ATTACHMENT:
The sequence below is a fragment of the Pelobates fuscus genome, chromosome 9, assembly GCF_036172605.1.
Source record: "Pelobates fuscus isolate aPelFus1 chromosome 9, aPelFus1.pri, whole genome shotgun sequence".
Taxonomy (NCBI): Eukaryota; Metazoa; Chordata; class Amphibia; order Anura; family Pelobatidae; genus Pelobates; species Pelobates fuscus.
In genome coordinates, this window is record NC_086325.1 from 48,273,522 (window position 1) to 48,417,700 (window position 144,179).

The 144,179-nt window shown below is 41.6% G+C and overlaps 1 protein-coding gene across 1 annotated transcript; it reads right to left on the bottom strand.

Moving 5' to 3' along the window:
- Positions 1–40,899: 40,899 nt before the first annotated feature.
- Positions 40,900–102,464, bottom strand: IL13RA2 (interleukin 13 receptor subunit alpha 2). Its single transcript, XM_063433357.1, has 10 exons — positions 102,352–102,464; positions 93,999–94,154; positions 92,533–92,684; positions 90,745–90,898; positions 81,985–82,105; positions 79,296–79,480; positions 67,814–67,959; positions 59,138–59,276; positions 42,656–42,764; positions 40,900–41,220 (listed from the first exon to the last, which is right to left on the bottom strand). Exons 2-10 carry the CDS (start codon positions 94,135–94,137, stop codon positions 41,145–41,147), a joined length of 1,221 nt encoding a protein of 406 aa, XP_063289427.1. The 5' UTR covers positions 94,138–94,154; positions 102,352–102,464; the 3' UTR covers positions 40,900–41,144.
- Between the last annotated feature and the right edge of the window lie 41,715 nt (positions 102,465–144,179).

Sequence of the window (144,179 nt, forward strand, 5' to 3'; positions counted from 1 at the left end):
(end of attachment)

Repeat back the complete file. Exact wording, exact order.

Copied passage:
The sequence below is a fragment of the Pelobates fuscus genome, chromosome 9, assembly GCF_036172605.1.
Source record: "Pelobates fuscus isolate aPelFus1 chromosome 9, aPelFus1.pri, whole genome shotgun sequence".
Taxonomy (NCBI): Eukaryota; Metazoa; Chordata; class Amphibia; order Anura; family Pelobatidae; genus Pelobates; species Pelobates fuscus.
In genome coordinates, this window is record NC_086325.1 from 48,273,522 (window position 1) to 48,417,700 (window position 144,179).

The 144,179-nt window shown below is 41.6% G+C and overlaps 1 protein-coding gene across 1 annotated transcript; it reads right to left on the bottom strand.

Moving 5' to 3' along the window:
- Positions 1–40,899: 40,899 nt before the first annotated feature.
- Positions 40,900–102,464, bottom strand: IL13RA2 (interleukin 13 receptor subunit alpha 2). Its single transcript, XM_063433357.1, has 10 exons — positions 102,352–102,464; positions 93,999–94,154; positions 92,533–92,684; positions 90,745–90,898; positions 81,985–82,105; positions 79,296–79,480; positions 67,814–67,959; positions 59,138–59,276; positions 42,656–42,764; positions 40,900–41,220 (listed from the first exon to the last, which is right to left on the bottom strand). Exons 2-10 carry the CDS (start codon positions 94,135–94,137, stop codon positions 41,145–41,147), a joined length of 1,221 nt encoding a protein of 406 aa, XP_063289427.1. The 5' UTR covers positions 94,138–94,154; positions 102,352–102,464; the 3' UTR covers positions 40,900–41,144.
- Between the last annotated feature and the right edge of the window lie 41,715 nt (positions 102,465–144,179).

Sequence of the window (144,179 nt, forward strand, 5' to 3'; positions counted from 1 at the left end):